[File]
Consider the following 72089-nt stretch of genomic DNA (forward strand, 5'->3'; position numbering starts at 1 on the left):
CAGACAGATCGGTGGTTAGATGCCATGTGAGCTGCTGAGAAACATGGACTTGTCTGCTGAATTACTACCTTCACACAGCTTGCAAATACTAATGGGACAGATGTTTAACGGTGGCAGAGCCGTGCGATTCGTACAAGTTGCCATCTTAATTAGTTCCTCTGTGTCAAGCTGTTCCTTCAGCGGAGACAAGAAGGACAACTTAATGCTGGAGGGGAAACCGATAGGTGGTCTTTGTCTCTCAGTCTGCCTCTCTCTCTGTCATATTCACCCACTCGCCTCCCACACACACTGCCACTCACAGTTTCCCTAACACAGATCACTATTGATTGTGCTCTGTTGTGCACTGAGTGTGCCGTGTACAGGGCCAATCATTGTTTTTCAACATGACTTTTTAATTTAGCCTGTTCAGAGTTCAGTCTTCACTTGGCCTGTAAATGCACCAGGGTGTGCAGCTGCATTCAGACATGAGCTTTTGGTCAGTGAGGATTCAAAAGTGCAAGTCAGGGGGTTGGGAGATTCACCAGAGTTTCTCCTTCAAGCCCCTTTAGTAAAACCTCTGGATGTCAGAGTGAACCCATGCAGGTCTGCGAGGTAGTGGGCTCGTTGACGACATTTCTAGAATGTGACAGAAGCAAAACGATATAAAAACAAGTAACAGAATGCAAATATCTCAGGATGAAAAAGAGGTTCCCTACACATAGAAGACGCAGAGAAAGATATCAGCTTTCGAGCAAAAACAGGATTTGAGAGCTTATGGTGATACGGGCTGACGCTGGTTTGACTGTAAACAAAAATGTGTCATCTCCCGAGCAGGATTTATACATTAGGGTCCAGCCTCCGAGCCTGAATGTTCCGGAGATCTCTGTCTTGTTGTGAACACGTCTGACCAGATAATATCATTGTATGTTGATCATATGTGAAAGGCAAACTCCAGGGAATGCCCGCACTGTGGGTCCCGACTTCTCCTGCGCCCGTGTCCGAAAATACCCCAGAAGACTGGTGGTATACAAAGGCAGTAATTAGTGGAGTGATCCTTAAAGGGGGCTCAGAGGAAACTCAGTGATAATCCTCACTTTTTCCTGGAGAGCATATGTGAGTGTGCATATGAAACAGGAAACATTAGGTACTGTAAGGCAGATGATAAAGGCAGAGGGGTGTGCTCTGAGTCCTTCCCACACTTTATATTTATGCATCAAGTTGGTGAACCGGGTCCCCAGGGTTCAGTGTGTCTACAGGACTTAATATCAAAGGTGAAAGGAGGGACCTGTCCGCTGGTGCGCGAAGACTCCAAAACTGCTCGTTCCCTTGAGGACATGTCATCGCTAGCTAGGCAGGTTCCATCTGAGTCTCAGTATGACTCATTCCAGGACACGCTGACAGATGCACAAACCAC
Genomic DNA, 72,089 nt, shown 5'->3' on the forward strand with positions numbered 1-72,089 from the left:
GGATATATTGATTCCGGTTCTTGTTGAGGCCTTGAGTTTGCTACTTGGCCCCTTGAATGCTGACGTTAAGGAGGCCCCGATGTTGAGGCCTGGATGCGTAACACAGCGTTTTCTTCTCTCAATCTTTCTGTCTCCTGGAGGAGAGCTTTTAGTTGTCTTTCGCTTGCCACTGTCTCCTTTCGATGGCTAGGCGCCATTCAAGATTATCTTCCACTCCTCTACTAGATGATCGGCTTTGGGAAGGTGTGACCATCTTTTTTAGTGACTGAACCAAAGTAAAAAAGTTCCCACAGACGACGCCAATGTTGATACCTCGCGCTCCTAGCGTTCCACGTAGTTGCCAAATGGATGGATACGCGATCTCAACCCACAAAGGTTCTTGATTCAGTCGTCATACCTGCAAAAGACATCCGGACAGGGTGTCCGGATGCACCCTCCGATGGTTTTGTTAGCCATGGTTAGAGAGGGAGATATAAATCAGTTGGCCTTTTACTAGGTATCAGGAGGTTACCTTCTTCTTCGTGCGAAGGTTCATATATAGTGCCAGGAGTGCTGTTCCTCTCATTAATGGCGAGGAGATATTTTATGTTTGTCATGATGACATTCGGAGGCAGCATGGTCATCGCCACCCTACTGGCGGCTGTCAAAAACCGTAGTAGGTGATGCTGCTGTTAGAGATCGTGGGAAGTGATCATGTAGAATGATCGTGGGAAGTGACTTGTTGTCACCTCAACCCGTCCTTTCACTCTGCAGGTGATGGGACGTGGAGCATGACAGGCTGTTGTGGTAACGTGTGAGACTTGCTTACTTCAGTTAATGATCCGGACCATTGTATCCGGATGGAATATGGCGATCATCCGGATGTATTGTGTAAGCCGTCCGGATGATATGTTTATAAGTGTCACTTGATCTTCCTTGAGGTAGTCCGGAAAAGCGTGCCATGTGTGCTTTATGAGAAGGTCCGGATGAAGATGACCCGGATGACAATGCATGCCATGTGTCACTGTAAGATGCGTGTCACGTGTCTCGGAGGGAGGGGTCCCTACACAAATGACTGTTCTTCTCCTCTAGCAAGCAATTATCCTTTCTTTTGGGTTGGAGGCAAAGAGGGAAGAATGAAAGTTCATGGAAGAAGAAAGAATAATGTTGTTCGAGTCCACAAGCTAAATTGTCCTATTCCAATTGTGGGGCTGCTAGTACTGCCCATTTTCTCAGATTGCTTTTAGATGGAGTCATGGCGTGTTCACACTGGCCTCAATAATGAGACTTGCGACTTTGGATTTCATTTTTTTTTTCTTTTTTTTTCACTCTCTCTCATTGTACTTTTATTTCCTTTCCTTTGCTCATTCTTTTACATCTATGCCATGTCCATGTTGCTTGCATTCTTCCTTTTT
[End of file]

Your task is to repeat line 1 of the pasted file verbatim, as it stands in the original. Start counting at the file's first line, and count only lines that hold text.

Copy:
Consider the following 72089-nt stretch of genomic DNA (forward strand, 5'->3'; position numbering starts at 1 on the left):